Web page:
Teaching lessons at Carlos Aguilar has in one way been easy and in another very challenging. My teacher has been teaching for a really long time and definitely has a routine with how lessons go, and so it has been hard for me to feel comfortable doing things any differently. The way she teaches does not require me to prepare much. However, coming up with ways to add in something new that might help engage the students better that does not completely alter her style is challenging.
One of the last lessons that I taught this semester was on the different flora and fauna of the four different regions of Ecuador. If I had all of the resources I wanted and felt very comfortable doing things completely differently, it would have been easy to come up with a fun way to get the students moving around and really learning the material. While coming up with it might be easy, putting it together in a way that works logistically and also getting materials together would be challenging. In a classroom of 39 students, 39 desks, 39 chairs, and hardly any space, I can see how the teacher is deterred from putting the students into groups.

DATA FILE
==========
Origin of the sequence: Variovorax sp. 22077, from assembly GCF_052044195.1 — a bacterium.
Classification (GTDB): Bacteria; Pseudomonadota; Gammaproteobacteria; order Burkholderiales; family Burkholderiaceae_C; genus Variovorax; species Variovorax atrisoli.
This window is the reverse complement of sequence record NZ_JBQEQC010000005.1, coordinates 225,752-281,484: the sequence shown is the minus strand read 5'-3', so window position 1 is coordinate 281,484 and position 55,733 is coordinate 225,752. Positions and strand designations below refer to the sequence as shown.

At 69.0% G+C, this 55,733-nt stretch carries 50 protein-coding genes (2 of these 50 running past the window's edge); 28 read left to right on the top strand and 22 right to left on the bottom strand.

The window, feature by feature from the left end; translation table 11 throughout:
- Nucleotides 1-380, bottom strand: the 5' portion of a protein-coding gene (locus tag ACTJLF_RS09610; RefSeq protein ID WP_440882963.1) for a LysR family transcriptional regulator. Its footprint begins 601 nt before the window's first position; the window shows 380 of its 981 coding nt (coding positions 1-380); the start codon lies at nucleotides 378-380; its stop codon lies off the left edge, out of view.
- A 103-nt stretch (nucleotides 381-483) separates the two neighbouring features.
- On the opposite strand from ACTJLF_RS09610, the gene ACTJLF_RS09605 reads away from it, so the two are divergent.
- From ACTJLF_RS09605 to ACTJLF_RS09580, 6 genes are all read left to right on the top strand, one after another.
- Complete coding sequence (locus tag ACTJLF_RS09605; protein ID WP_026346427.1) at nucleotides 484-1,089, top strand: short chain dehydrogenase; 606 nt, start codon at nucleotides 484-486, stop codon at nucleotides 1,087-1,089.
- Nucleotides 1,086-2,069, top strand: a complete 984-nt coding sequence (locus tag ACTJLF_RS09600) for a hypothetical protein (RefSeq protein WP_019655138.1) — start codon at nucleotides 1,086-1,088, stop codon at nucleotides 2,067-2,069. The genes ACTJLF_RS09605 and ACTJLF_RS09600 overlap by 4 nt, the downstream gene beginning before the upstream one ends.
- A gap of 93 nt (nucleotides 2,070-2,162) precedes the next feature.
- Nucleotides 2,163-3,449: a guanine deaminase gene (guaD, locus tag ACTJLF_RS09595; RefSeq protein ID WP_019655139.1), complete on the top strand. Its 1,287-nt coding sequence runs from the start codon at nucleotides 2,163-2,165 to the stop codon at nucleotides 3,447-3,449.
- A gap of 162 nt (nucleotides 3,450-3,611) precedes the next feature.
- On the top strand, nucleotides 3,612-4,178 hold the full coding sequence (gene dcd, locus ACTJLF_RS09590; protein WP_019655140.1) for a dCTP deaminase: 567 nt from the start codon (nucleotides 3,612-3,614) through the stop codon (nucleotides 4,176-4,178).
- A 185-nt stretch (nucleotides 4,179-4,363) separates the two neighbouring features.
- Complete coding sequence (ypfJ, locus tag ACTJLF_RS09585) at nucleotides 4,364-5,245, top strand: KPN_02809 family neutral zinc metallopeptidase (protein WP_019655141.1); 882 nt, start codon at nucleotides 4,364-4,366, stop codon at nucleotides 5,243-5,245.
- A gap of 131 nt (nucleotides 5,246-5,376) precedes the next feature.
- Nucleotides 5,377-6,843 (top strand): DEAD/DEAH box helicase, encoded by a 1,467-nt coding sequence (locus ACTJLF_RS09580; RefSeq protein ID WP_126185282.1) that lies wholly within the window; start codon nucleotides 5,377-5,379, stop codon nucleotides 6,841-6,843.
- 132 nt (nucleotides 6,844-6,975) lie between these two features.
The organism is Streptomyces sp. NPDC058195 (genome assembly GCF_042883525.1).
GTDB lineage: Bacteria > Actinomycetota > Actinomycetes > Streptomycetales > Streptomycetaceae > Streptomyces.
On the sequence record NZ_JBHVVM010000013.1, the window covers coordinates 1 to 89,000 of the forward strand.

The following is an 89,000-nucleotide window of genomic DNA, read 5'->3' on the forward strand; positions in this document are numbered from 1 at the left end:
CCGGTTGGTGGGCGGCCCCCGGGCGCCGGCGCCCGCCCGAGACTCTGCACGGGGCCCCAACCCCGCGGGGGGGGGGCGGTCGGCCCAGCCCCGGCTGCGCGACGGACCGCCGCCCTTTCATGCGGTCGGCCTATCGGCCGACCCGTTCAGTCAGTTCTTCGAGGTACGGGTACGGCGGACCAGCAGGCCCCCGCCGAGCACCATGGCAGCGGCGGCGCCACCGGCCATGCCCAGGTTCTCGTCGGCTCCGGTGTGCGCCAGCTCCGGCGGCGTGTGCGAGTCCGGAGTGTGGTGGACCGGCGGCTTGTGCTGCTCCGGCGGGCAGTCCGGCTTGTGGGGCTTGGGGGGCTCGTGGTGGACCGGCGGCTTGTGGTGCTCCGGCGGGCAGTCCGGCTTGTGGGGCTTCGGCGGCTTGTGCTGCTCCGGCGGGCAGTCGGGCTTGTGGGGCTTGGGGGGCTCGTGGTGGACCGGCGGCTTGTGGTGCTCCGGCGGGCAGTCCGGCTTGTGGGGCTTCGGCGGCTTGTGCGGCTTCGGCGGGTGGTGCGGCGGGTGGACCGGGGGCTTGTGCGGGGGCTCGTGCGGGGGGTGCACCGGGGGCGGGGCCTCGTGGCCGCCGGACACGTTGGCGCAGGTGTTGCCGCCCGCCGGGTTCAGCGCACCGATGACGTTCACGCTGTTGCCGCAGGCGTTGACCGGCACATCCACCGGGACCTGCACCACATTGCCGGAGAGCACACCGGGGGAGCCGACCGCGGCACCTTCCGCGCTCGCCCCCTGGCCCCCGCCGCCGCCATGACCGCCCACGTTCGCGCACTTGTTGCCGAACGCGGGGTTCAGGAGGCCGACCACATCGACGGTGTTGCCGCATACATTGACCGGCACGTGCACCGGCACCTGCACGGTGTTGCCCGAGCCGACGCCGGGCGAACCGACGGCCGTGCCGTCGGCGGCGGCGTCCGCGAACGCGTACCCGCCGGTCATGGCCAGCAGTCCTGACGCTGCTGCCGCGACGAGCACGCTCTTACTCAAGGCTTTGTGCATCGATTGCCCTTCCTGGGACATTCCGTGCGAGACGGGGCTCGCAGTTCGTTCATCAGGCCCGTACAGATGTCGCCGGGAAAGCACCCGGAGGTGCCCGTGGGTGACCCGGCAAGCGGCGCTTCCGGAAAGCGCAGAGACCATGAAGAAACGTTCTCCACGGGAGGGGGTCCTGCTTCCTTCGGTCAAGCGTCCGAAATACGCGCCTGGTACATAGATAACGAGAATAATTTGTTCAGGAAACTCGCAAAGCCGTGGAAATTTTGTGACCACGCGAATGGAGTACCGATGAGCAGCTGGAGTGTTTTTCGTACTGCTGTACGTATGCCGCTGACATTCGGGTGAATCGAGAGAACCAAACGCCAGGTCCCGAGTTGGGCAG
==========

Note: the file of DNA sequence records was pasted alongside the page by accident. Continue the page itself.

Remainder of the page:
I have found it challenging to feel like I am putting my knowledge and experience from BC into planning lessons for these reasons. However, I know that some of these challenges are ones I would face in the United States as well. As a result, I have tried to change the way I ask students questions. This does not make a huge change in the way the lesson is run, regarding structure, so I feel very comfortable with this, but it definitely takes me thought and skill knowing how to change the questions I ask to make them more thought provoking. I have found, however, that this small change in the lessons has truly altered the outcome. Students have realized the need to pay attention and have learned to take their time raising their hand.
While this change has made my lessons more effective, I still sometimes walk away from lessons thinking about how it did not fully demonstrate my ability to teach. I have realized though how important it is for me to recognize that there is no one right way to teach and that I will always have to take the culture of my school and students into consideration when teaching, no matter the country.